In school students were taught the basics of reading and writing, but they were also taught their duty to their country. ”School curricula emphasized duty, deference in order, collegiality, respect for class division, loyalty to the State, the uniqueness of the national character and the notion of race as the dominant world force” (Stapleton, 44). Secondly, national symbolism became prominent. National anthems were developed, holidays were introduced and national flags were flown from public buildings. Cities became monuments of national pride. Cheap mass-production of photographic imagery meant national idolatorisaton became universally accessible” (Stapleton, 44) Third, the government had to prove that they were taking care of all their people. Social assistance programs such as welfare started to be developed. This was first seen in Germany by Bismarck and soon other countries followed. And lastly, the press was controlled. During this time period newspapers were the main media and “were the mouthpieces between which the governing classes spoke” (Stapleton, 44).

Whatever the government wanted the public to know or believe, they could print in the country’s national paper. European countries were able to instill a sense of togetherness in the country using these tools. Not only was the government creating a sense of nationalism in the country, but society was also doing it’s part. The Arts were flourishing and creating a sense of pride among various western European countries. Literature, paintings and the development of film all gave people an outlet to express themselves.

By the late nineteenth century a number of European countries possessed new territories overseas. Belgium had control of the Congo in South Africa, France controlled Algeria and Italy controlled Somolia. British imperial rule spanned the world. The phase “The sun never sets on the British Empire” was a perfect explanation. And by the late 1800’s Britain expanded their rule to include Egypt, Kenya and South Africa. Asia was also under imperial control. The British, Dutch and French all established or expanded their control.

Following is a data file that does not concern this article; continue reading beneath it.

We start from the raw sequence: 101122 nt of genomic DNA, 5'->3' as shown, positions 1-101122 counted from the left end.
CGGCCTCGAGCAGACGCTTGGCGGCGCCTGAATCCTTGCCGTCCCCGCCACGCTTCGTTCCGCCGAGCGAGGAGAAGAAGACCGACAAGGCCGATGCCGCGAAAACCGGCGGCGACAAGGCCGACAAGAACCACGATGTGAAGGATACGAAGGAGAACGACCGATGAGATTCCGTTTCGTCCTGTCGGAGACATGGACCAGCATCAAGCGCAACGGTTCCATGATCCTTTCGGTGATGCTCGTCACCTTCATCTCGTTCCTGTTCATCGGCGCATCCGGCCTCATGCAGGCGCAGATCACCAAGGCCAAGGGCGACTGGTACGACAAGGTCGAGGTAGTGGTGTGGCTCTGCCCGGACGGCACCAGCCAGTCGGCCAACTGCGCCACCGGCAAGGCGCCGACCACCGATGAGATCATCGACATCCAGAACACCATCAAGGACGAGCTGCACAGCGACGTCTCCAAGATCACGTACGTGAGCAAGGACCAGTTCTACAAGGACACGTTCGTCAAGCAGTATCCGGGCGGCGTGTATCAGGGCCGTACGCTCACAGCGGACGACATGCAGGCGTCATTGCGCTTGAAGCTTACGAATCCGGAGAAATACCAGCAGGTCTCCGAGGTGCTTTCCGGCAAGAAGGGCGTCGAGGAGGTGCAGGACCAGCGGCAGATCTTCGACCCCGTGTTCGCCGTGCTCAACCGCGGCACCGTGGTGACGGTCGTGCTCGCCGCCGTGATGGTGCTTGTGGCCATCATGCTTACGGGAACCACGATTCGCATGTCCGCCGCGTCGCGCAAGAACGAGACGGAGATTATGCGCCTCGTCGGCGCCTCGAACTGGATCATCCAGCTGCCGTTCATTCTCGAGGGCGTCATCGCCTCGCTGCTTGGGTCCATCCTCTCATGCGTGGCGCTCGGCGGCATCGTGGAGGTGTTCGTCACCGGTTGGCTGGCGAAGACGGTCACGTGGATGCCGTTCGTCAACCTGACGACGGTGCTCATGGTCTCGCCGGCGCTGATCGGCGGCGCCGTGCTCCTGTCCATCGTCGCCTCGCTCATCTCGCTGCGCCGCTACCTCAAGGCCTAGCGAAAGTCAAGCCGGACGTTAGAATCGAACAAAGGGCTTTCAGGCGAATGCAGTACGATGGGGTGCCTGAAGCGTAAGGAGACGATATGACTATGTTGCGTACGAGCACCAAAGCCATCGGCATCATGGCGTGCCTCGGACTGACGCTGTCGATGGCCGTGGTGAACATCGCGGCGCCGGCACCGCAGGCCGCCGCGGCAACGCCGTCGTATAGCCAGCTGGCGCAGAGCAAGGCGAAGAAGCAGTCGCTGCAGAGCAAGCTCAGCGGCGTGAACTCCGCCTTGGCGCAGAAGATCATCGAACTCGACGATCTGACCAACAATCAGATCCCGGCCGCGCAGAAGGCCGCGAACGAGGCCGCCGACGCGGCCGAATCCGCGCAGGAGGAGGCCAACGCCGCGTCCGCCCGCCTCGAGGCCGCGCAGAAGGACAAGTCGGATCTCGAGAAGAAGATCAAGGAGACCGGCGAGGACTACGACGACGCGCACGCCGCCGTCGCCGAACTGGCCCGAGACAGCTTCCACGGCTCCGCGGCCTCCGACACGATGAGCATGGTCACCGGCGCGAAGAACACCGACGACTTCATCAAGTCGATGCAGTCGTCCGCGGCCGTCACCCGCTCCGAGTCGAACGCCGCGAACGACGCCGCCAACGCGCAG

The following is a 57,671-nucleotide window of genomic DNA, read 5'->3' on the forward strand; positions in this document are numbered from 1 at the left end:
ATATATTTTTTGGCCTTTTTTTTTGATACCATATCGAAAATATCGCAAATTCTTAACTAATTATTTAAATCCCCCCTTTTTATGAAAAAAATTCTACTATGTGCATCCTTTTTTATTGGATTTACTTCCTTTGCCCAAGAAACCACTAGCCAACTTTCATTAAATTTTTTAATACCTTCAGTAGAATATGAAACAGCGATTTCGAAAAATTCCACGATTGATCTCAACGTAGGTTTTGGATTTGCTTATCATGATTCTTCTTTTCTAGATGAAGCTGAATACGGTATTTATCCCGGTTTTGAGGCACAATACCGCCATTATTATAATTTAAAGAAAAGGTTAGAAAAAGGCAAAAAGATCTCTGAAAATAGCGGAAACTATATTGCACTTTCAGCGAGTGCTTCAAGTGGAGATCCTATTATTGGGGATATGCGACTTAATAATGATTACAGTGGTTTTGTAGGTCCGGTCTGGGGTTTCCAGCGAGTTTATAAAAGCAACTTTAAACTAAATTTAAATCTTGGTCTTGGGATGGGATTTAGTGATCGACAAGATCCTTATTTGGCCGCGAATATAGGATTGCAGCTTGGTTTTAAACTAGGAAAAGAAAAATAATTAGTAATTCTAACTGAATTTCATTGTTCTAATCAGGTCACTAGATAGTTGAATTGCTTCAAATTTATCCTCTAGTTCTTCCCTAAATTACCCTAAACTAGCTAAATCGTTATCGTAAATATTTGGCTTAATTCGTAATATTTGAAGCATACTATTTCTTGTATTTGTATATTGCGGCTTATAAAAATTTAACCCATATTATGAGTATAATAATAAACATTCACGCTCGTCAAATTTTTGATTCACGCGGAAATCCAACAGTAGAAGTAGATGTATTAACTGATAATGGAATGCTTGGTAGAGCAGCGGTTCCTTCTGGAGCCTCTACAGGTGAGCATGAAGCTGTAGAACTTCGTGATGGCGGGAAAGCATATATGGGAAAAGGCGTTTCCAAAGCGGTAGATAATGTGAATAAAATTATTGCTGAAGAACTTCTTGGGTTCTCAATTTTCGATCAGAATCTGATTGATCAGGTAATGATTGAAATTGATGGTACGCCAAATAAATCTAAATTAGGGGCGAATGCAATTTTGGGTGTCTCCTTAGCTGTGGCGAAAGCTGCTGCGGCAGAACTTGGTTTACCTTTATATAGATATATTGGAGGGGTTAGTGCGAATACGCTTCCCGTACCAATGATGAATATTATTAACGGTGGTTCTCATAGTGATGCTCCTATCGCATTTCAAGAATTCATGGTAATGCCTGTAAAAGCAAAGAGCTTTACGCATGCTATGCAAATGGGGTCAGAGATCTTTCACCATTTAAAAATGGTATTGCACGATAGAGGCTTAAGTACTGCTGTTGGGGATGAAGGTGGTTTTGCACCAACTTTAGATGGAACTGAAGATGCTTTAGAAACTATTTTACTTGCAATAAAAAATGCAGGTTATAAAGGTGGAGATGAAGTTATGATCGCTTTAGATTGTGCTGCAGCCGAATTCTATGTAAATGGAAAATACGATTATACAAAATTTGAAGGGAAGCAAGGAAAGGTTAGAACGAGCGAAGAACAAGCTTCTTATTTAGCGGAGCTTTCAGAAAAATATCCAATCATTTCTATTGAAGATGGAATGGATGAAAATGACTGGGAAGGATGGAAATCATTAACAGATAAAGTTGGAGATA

But eventually imperialism failed. When Britain came into Africa and implemented their government, health care and schooling, they were teaching the Africans how to live the British life. In school they were taught how to read and write in English, health care helped them stay healthier and they learnt about democracy from observing the government. Africans soon realized that they were not British and they were not going to be ruled by the British. African culture was just too different from the British culture and the two groups clashed.

The African people still had strong beliefs and pride in their own culture. In a way you can say nationalism helped African and Asian countries overcome imperialism. When you look at the big picture nationalism helped all countries unify. Whether it be Western Europe who used nationalism to justify implementing imperialism on overseas countries or Africa and Asia who used nationalism to overcome imperialism. In both cases countries unified and fought for what they needed as a country.

Works Cited

“European History/European Imperialism and Nationalism. ”(n. d. ):Wikibooks. Web. 20 Oct. 2010. . “Imperialism. ” (n. d. ): Funk & Wagnalls New Encyclopedia. EBSCO. Web. 30 Oct. 2010. . Marshall, P. J. “European Imperialism in the 19th Century. ” Reading History. May. 1992: 49-51 “Nationalism. ” Encyclopedia Britannica. 2010. Encyclopedia Britannica Online. 31 Oct. 2010. . Stapleton, F. G. “Making Sense of 19th Century Nationalism. ” History Review. September. 2008: 41-45

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Nationalism and It’s Relation to Imperialism. (2017, Feb 18). Retrieved from